As always, Broadway Blessing was blessed with Rabbi Jill Hausman of The Actors’ Temple whose beautiful voice filled the Cathedral with Hebrew prayer and chant. Also making a return appearance was Broadway veteran J. Mark McVey, who sang for us many years ago. This year he performed “A Chance for Me” from the new musical Amazing Grace: The True Story by Christopher Smith. Mark has been workshopping the role of Capt. John Newton, father of the man who wrote one of the world’s most famous songs, “Amazing Grace.” Chris joined Mark for a scene of dialogue in which the father regrets sending his son into the slave trade, wishing he could have a second chance. Accompanying them was my dear friend Phil Hall who had been part of Broadway Blessing two years ago when he presented a song from his poignant work Matthew Passion.

Another good friend took part this year for the first time. Gifted actor Casey Groves performed a scene from Aldyth Morris’ compelling one-man play Damien about the 19th century Belgian-born priest who ministered to the lepers on the Hawaiian island of Molokai before dying of leprosy at the age of 49. Father Damien will be canonized next month by the Roman Catholic Church.

Singer/songwriter Carol Hall was another newcomer to Broadway Blessing this year, lighting up the Cathedral with her song “Circle of Friends” from her fabulous CD Hallways.

The Broadway Blessing Choir, under the direction of Cathedral music director Bruce Neswick, also filled the space with joy, singing medleys from South Pacific and West Side Story.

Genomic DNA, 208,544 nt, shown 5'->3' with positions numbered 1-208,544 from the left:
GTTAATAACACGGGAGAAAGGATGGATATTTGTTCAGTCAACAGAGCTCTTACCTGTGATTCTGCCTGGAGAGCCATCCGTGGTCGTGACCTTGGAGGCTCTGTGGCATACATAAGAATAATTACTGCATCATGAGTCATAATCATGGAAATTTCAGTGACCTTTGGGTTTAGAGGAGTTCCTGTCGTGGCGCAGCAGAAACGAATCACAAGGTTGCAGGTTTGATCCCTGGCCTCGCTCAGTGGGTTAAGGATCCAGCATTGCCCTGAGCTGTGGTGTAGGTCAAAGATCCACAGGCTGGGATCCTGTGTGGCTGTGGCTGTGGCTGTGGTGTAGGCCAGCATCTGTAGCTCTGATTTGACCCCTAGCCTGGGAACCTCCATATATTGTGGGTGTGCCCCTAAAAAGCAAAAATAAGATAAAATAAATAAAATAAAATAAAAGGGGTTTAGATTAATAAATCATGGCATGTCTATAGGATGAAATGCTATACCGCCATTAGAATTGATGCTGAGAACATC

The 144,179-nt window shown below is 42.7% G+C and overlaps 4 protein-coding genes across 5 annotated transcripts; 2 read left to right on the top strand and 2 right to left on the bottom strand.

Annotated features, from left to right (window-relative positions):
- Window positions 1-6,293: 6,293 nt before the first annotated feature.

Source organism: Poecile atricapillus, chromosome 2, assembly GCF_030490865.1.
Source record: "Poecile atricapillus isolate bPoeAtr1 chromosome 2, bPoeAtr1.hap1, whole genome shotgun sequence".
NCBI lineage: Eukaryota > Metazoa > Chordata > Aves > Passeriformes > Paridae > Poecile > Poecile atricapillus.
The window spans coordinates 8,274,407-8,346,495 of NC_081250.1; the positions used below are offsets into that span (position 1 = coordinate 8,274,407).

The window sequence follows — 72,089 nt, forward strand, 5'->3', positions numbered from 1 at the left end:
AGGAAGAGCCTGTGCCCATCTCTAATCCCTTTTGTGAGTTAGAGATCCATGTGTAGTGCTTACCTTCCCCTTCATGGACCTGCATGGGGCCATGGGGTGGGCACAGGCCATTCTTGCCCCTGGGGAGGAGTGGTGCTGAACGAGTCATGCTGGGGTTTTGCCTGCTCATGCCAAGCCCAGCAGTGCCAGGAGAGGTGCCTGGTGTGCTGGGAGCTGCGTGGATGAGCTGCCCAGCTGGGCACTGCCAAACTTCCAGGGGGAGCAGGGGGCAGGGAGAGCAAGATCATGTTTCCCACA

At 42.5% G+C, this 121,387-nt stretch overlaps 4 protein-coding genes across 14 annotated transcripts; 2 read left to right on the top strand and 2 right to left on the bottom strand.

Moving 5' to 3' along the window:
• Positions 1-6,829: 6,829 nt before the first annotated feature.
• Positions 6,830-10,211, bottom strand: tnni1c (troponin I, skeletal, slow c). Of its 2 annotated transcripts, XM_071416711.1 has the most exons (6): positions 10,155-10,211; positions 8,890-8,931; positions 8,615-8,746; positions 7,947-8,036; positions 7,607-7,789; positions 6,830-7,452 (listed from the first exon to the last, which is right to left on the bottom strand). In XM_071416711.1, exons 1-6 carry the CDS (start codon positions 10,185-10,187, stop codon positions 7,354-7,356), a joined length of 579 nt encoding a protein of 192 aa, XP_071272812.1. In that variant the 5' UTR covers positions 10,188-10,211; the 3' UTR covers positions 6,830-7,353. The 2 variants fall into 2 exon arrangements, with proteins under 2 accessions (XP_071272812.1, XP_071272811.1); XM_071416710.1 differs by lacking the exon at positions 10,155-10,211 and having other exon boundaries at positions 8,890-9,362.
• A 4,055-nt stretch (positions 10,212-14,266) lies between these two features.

As always, Rabbi Jill and Tom Miller, Cathedral canon for liturgy and the arts, lit a candle and offered prayers of blessing for the new theatre season. And once again our beloved Project Dance performed, this time with soloist Patrice Djerejian singing “I Sing for You.”

The Rev. Mitties DeChamplain from St. Clement’s Episcopal Church offered a closing prayer, talking about growing up in a theatre family and how the theatre still sustains her. It doesn’t help her forget her problems, she said, but it helps her see them in perspective. Just as tragedy and comedy are both part of theatre, so problems and blessing are all part of life. She described theatre as “God haunted” and I like that very much.

Many others helped to make Broadway Blessing such a great event, but I have to give special high praise to our stage manager, Mike Roche. A gifted actor himself, Mike was volunteering for the second year to help production manager Ken Williams. This year, though, Ken was out with double pneumonia and Mike was left to do Ken’s job as well. With his calm competence he kept the 75-minute show running seamlessly, as if working Cathedral productions were his full-time job. Many, many thanks, Mike.

And now I look ahead to next year. Hope to see you Sept. 13, 2010 at the Cathedral!

(Thanks to Lauren Yarger for sending this photo of me, Lynn and Karen A. Lehman, executive director of the Episcopal Actors' Guild.)